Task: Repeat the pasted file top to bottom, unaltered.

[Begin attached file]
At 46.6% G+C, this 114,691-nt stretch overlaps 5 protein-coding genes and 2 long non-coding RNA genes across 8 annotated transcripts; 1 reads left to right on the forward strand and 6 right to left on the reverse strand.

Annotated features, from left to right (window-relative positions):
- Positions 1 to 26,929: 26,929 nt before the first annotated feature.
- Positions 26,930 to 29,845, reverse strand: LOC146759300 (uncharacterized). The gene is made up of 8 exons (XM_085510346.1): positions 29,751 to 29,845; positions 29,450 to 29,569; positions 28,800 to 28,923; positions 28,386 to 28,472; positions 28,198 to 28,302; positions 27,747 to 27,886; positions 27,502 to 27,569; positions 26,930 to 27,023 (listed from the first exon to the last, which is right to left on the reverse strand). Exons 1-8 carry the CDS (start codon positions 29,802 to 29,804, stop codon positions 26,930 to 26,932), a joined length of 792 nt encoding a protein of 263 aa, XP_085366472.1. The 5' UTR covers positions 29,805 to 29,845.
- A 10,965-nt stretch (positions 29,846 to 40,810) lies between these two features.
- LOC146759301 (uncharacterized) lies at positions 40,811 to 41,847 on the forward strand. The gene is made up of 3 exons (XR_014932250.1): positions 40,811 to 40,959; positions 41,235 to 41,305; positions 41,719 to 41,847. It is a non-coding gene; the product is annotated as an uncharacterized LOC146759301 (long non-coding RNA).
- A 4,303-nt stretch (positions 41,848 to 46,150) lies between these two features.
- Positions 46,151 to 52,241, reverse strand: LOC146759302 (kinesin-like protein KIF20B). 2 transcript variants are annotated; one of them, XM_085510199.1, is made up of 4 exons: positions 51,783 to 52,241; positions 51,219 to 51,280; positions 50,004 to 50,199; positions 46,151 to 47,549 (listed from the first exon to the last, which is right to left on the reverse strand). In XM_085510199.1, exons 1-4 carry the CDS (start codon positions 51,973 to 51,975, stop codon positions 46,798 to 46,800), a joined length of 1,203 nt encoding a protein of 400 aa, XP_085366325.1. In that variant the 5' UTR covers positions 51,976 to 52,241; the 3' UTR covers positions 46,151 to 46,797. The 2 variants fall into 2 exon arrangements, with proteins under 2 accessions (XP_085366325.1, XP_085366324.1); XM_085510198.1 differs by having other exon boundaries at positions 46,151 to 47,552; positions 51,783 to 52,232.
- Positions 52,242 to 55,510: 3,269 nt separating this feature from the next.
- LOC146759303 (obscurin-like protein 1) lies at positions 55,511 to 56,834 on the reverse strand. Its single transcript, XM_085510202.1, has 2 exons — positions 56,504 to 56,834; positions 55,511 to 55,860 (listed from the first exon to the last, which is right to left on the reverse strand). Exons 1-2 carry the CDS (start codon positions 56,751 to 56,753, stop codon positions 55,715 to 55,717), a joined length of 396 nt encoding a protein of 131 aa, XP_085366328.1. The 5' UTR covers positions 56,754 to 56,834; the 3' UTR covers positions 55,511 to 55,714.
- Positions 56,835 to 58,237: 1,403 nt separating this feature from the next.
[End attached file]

At 46.6% G+C, this 114,691-nt stretch overlaps 5 protein-coding genes and 2 long non-coding RNA genes across 8 annotated transcripts; 1 reads left to right on the forward strand and 6 right to left on the reverse strand.

Annotated features, from left to right (window-relative positions):
- Positions 1 to 26,929: 26,929 nt before the first annotated feature.
- Positions 26,930 to 29,845, reverse strand: LOC146759300 (uncharacterized). The gene is made up of 8 exons (XM_085510346.1): positions 29,751 to 29,845; positions 29,450 to 29,569; positions 28,800 to 28,923; positions 28,386 to 28,472; positions 28,198 to 28,302; positions 27,747 to 27,886; positions 27,502 to 27,569; positions 26,930 to 27,023 (listed from the first exon to the last, which is right to left on the reverse strand). Exons 1-8 carry the CDS (start codon positions 29,802 to 29,804, stop codon positions 26,930 to 26,932), a joined length of 792 nt encoding a protein of 263 aa, XP_085366472.1. The 5' UTR covers positions 29,805 to 29,845.
- A 10,965-nt stretch (positions 29,846 to 40,810) lies between these two features.
- LOC146759301 (uncharacterized) lies at positions 40,811 to 41,847 on the forward strand. The gene is made up of 3 exons (XR_014932250.1): positions 40,811 to 40,959; positions 41,235 to 41,305; positions 41,719 to 41,847. It is a non-coding gene; the product is annotated as an uncharacterized LOC146759301 (long non-coding RNA).
- A 4,303-nt stretch (positions 41,848 to 46,150) lies between these two features.
- Positions 46,151 to 52,241, reverse strand: LOC146759302 (kinesin-like protein KIF20B). 2 transcript variants are annotated; one of them, XM_085510199.1, is made up of 4 exons: positions 51,783 to 52,241; positions 51,219 to 51,280; positions 50,004 to 50,199; positions 46,151 to 47,549 (listed from the first exon to the last, which is right to left on the reverse strand). In XM_085510199.1, exons 1-4 carry the CDS (start codon positions 51,973 to 51,975, stop codon positions 46,798 to 46,800), a joined length of 1,203 nt encoding a protein of 400 aa, XP_085366325.1. In that variant the 5' UTR covers positions 51,976 to 52,241; the 3' UTR covers positions 46,151 to 46,797. The 2 variants fall into 2 exon arrangements, with proteins under 2 accessions (XP_085366325.1, XP_085366324.1); XM_085510198.1 differs by having other exon boundaries at positions 46,151 to 47,552; positions 51,783 to 52,232.
- Positions 52,242 to 55,510: 3,269 nt separating this feature from the next.
- LOC146759303 (obscurin-like protein 1) lies at positions 55,511 to 56,834 on the reverse strand. Its single transcript, XM_085510202.1, has 2 exons — positions 56,504 to 56,834; positions 55,511 to 55,860 (listed from the first exon to the last, which is right to left on the reverse strand). Exons 1-2 carry the CDS (start codon positions 56,751 to 56,753, stop codon positions 55,715 to 55,717), a joined length of 396 nt encoding a protein of 131 aa, XP_085366328.1. The 5' UTR covers positions 56,754 to 56,834; the 3' UTR covers positions 55,511 to 55,714.
- Positions 56,835 to 58,237: 1,403 nt separating this feature from the next.